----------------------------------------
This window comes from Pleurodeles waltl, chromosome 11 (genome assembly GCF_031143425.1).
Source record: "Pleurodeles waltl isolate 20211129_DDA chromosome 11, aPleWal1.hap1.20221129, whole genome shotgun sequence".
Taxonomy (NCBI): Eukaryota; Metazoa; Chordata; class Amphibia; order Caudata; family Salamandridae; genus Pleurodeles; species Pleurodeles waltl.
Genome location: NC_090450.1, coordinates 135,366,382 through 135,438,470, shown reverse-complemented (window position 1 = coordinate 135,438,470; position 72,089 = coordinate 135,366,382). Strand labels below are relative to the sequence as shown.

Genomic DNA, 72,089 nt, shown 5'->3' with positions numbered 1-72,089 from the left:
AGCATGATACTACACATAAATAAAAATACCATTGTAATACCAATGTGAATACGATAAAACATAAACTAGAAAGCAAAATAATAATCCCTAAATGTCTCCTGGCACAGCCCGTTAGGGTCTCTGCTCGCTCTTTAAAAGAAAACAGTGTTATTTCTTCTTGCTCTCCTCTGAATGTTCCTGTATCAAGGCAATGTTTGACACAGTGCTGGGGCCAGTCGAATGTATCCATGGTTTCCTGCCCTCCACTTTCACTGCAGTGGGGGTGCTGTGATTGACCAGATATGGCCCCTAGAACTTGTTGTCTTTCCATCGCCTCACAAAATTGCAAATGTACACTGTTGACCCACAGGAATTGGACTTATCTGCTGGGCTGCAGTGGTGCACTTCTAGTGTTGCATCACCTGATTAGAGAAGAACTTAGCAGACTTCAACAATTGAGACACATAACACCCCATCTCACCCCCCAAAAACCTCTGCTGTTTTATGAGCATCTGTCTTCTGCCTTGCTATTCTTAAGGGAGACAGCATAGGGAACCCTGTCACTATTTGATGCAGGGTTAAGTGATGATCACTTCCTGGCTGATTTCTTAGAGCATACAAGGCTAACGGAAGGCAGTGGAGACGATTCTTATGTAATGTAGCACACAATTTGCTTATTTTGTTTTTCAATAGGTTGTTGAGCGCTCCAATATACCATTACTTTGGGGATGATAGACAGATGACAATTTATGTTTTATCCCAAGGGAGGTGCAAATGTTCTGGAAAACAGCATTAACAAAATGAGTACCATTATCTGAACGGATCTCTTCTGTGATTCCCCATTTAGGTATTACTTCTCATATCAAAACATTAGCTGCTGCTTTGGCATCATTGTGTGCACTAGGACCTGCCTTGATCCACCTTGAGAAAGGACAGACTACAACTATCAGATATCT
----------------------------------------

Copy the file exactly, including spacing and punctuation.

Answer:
This window comes from Pleurodeles waltl, chromosome 11 (genome assembly GCF_031143425.1).
Source record: "Pleurodeles waltl isolate 20211129_DDA chromosome 11, aPleWal1.hap1.20221129, whole genome shotgun sequence".
Taxonomy (NCBI): Eukaryota; Metazoa; Chordata; class Amphibia; order Caudata; family Salamandridae; genus Pleurodeles; species Pleurodeles waltl.
Genome location: NC_090450.1, coordinates 135,366,382 through 135,438,470, shown reverse-complemented (window position 1 = coordinate 135,438,470; position 72,089 = coordinate 135,366,382). Strand labels below are relative to the sequence as shown.

Genomic DNA, 72,089 nt, shown 5'->3' with positions numbered 1-72,089 from the left:
AGCATGATACTACACATAAATAAAAATACCATTGTAATACCAATGTGAATACGATAAAACATAAACTAGAAAGCAAAATAATAATCCCTAAATGTCTCCTGGCACAGCCCGTTAGGGTCTCTGCTCGCTCTTTAAAAGAAAACAGTGTTATTTCTTCTTGCTCTCCTCTGAATGTTCCTGTATCAAGGCAATGTTTGACACAGTGCTGGGGCCAGTCGAATGTATCCATGGTTTCCTGCCCTCCACTTTCACTGCAGTGGGGGTGCTGTGATTGACCAGATATGGCCCCTAGAACTTGTTGTCTTTCCATCGCCTCACAAAATTGCAAATGTACACTGTTGACCCACAGGAATTGGACTTATCTGCTGGGCTGCAGTGGTGCACTTCTAGTGTTGCATCACCTGATTAGAGAAGAACTTAGCAGACTTCAACAATTGAGACACATAACACCCCATCTCACCCCCCAAAAACCTCTGCTGTTTTATGAGCATCTGTCTTCTGCCTTGCTATTCTTAAGGGAGACAGCATAGGGAACCCTGTCACTATTTGATGCAGGGTTAAGTGATGATCACTTCCTGGCTGATTTCTTAGAGCATACAAGGCTAACGGAAGGCAGTGGAGACGATTCTTATGTAATGTAGCACACAATTTGCTTATTTTGTTTTTCAATAGGTTGTTGAGCGCTCCAATATACCATTACTTTGGGGATGATAGACAGATGACAATTTATGTTTTATCCCAAGGGAGGTGCAAATGTTCTGGAAAACAGCATTAACAAAATGAGTACCATTATCTGAACGGATCTCTTCTGTGATTCCCCATTTAGGTATTACTTCTCATATCAAAACATTAGCTGCTGCTTTGGCATCATTGTGTGCACTAGGACCTGCCTTGATCCACCTTGAGAAAGGACAGACTACAACTATCAGATATCT